Back to Gulls home-page
Gulls Home Page

 Yellow-legged Gull Larus michahellis

 Yellow-legged Gull photo index
Yellow-legged Gull Photo Index


Regular visitor in small numbers in late summer and winter - possibly more than one phenotype involved.


Introduction

Status in the West Midlands Region


Photo Galleries


Introduction

The appearance of Yellow-legged Gulls Larus michahellis in Britain is now a well-established phenomenon. Yellow-legged Gull is a member of the southern group among the 'Herring Gull assemblage', and breeds in the Mediterranean basin, west to the Atlantic seaboard, and east to the southern Black Sea. After breeding it undertakes a moult migration to the north, bringing it in some numbers to western Europe and the SE corner of Britain, and in rather smaller numbers further north and west, including the English West Midlands. For a full discussion of the taxonomy and identification of Yellow-legged Gull and other species or 'forms' within the group, see Yesou (2002) and Garner et al. (1997) but a brief over-view follows.

Historically, Yellow-legged Gull was considered to be a subspecies of the Herring Gull but more recent morphological and behavioural studies indicated that it should be regarded as a good species in its own right. This was further confirmed by DNA studies, which showed that michahellis is genetically differentiated from argentatus. See also comments introducing the Caspian Gull account.

Compared with Herring Gull, Yellow-legged Gull is on average more elegant, with a fuller, squarer, more flat-topped head-shape and relatively longer wings and legs. The orbital ring of Yellow-legged Gull is generally blood-red, creating a darker-eyed appearance compared with Herring Gull. The upperparts are a darker shade of grey than Herring Gull, obviously so compared with British argenteus though approached by darker examples of nominate argentatus. The wing-tip pattern displays more black and less white than Herring Gull. There is generally black on six, sometimes seven, outermost primaries. The black band across the tip of p5 is generally quite thick and unbroken, while the extent of black on the outer primaries as a whole is more extensive than on nominate argentatus. In Scandinavian argentatus there is less black on the outer primaries, often with a full white tip to p10 and no black band on p5 (but see comments below on on yellow-legged Herring Gulls from the Baltic region). The pattern of black is not, however, so distinct from that of argenteus, which also has a black band on p5, but that race has relatively pale grey upperparts so that, generally, confusion should not arise.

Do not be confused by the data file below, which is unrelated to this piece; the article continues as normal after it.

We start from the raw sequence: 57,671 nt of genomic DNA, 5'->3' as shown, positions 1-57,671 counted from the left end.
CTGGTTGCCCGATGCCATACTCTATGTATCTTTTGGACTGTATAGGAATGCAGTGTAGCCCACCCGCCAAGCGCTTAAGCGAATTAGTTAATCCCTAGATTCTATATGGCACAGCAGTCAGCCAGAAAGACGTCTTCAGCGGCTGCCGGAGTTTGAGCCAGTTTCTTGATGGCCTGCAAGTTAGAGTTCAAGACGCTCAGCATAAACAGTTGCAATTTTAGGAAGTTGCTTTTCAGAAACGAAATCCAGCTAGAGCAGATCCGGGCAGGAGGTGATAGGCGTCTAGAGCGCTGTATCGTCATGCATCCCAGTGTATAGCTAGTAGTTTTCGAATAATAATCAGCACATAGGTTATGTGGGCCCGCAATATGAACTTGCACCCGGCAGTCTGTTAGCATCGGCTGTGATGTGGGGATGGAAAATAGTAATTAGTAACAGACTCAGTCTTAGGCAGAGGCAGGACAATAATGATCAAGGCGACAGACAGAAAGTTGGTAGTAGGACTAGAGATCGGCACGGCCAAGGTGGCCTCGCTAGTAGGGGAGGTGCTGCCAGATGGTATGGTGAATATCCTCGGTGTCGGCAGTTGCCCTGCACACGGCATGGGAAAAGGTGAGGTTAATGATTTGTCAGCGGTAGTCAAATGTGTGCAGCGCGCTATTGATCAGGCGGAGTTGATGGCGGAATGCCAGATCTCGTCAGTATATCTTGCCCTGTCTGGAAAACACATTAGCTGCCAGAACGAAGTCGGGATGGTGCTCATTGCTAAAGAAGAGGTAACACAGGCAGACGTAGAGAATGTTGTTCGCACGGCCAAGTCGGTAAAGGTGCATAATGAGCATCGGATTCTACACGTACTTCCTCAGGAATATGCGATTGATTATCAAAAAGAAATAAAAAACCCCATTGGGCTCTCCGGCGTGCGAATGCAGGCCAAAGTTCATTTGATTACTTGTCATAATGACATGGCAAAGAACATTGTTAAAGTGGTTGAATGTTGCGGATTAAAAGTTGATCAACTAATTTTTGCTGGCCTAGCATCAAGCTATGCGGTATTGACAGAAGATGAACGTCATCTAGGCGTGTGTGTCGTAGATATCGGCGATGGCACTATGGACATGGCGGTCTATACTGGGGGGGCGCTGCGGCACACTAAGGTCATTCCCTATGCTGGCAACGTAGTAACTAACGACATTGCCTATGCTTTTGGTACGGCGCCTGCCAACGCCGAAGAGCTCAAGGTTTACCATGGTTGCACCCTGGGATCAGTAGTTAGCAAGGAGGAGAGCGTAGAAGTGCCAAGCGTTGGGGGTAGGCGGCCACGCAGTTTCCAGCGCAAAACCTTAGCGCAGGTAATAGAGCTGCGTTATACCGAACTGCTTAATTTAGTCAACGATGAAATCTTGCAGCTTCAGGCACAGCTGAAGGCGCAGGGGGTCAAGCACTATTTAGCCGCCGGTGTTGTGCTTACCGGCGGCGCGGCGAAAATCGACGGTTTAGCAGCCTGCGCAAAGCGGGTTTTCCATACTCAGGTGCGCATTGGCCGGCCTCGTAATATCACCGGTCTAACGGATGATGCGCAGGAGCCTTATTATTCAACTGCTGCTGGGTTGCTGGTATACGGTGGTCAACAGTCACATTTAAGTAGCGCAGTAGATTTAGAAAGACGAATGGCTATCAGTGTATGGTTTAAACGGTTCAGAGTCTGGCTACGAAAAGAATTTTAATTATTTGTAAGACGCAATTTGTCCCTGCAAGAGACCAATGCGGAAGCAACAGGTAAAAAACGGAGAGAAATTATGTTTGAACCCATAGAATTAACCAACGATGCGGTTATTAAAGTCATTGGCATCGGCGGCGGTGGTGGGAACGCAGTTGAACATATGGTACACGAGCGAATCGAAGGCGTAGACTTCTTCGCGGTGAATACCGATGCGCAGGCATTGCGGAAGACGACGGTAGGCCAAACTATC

In adult Yellow-legged Gulls the legs are a rich yellow, though frequently less intense during the winter months and throughout the year in sub-adult birds. The yellow legs in combination with the relatively dark grey upperparts are often the features which initially attract attention on a standing bird. Note, however, that Herring Gulls sometimes display yellow-legs, particularly individuals of the nominate form from certain areas of Scandinavia and the eastern Baltic region. Individuals from the Baltic region also regularly show a black band on p5, though in most individuals this is narrow compared with michahellis. Also, there is less black in the outer primaries as a whole, with more white at the tip of p10 (sometimes a full white tip) and pale tongues on the inner webs, sometimes approaching a thayeri-pattern on p10. Thus, the pattern is more likely to simulate the wing-pattern of Caspian Gull than Yellow-legged Gull but, as there is black on the outer six primaries, an individual in which the extent of black is most well-developed could be confused with a Yellow-legged Gull. Thus, it is essential to use a full suite of characters when identifying Yellow-legged Gull. The definitive reference for yellow-legged Herring Gulls from the Baltic region is the 1998 paper by Lars Jonsson : 'Yellow-legged Gulls and yellow-legged Herring Gulls in the Baltic' (Alula 4: 74 - 100).

In winter, the head of michahellis remains relatively white and unstreaked compared with the generally well-streaked and messy head-pattern of Herring Gull, though when freshly moulted in autumn michahellis often does show limited head-streaking. This tends to take the form of rather neat streaking around the eye and across the centre of the crown, and this in itself can be quite distinctive. [Conversely, Herring Gulls can become very white-headed by mid to late December, and such individuals can look very different from surrounding Herring Gulls with well-streaked heads. There is a danger of such birds being misidentified as Yellow-legged Gulls by the incautious.]

The timing of the full post-breeding moult in michahellis is somewhat earlier than in Herring Gull, reflecting it's slightly earlier breeding season. Birds appearing in Britain in late June and early July generally show obvious signs of primary moult, with one or more central primaries 'missing' (in fact present but only part grown or just out of 'pin' and so hidden by overlapping 'inner' primaries). When preening, the state of moult and the pattern of the primary tips can often be determined.

Status in the West Midlands Region